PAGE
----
In some ways, kids deal with things just like we adults do. Like us, they can feel sad in the face of disappointment, conflict and rejection. Like so many of us, they also tend to overreact to these things, and even parental advice. What’s causing some parents some concern, however, is the fact that sometimes, kids overstate their problems, but are actually just being intentionally mischievous, and therefore misbehaving.
Tantrums and whining
Take the child who throws a fit whenever his or her mom denies a request. The “overreaction” would consist primarily of harassment of his or her mother in the form of whining or making statements that induce guilt and make the mother wonder if she is being too tough on her kid. There are also children who complain about homework and quit doing it for the night, but upon reassurance from a parent that the work is just doable and should therefore be finished, they throw a tantrum, which certainly annoys the parent no end.
Then again, the fact that the parents feel annoyance at the way they’re acting should give them a clue as to what their kids are actually doing. Parents should wonder if their child acts this way in school too, throwing a tantrum during situations similar to the ones mentioned above. If a little sleuthing confirms that the child doesn’t really behave that way at school, it means that behavior is reserved for home, and therefore for the parent. In other words, the kids are behaving purposely and are only seeking attention.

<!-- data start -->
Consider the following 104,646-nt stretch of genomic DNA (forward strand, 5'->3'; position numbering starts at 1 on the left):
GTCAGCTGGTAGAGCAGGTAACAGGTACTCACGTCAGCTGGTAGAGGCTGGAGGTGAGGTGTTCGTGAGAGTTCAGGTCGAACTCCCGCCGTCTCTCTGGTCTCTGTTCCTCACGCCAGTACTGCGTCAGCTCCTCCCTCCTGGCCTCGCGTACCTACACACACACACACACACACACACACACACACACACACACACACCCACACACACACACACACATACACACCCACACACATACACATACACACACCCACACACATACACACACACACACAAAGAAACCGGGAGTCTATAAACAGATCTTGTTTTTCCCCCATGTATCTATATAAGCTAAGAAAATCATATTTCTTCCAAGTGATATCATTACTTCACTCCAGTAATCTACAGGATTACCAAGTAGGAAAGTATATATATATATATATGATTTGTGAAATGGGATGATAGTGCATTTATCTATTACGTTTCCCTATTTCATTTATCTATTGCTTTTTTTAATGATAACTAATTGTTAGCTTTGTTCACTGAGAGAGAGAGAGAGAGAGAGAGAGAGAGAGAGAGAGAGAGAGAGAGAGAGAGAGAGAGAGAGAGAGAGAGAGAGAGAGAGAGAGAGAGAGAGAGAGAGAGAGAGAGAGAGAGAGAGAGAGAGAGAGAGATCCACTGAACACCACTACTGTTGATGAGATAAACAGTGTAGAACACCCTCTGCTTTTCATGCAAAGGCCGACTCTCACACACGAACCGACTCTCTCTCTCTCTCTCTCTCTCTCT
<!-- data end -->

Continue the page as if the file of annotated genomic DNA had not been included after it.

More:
Purposeful behavior in children
For many parents, finally realizing that their children are exhibiting purposeful behavior can be a bit unsettling. Then again, it’s all just human nature. It was just a matter of time before your child learned to repeat behaviors that elicit a response and cast aside those that don’t. Nevertheless, you will still need to manage this behavior in your child, and manage it you can.
As purposeful behavior is all about getting a response, it would help that whatever your initial impulse to your child’s behavior is, steer clear of it. More often than not, you will only be servicing the behavior if you instinctively react to it, and that will only ensure that that behavior will be on repeat. Whatever the circumstances are, the default response of your child will be tantrums, whining or whatever it is he or she did to get a rise out of you.
It would also be smart to think about your instinctive response, and respond differently instead. Don’t give the attention if the tantrum is all about getting it. If the child is trying to draw you into an argument, then do everything else but argue. If you said no to a request and the child is moving heaven and earth with the whining so you’d change your mind, stand your ground and do not give in.
Learning how to understand purposeful behavior is beneficial on a number of levels. Kids, after all, aren’t the only ones capable of exhibiting purposeful behavior. Even the adults in your life, from your spouse to your colleagues at work, are perfectly capable of behaving on purpose to get what they want. So if you understand purposeful behavior from all people in your life, you are likely to be managing it with a little more confidence.